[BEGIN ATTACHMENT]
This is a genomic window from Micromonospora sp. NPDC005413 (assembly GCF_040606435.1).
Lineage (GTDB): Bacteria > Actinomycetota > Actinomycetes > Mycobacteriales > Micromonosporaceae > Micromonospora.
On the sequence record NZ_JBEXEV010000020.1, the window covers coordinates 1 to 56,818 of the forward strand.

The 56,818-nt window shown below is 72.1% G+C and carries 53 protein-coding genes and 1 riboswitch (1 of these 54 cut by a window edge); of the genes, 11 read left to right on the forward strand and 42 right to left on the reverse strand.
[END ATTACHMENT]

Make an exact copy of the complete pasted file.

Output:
This is a genomic window from Micromonospora sp. NPDC005413 (assembly GCF_040606435.1).
Lineage (GTDB): Bacteria > Actinomycetota > Actinomycetes > Mycobacteriales > Micromonosporaceae > Micromonospora.
On the sequence record NZ_JBEXEV010000020.1, the window covers coordinates 1 to 56,818 of the forward strand.

The 56,818-nt window shown below is 72.1% G+C and carries 53 protein-coding genes and 1 riboswitch (1 of these 54 cut by a window edge); of the genes, 11 read left to right on the forward strand and 42 right to left on the reverse strand.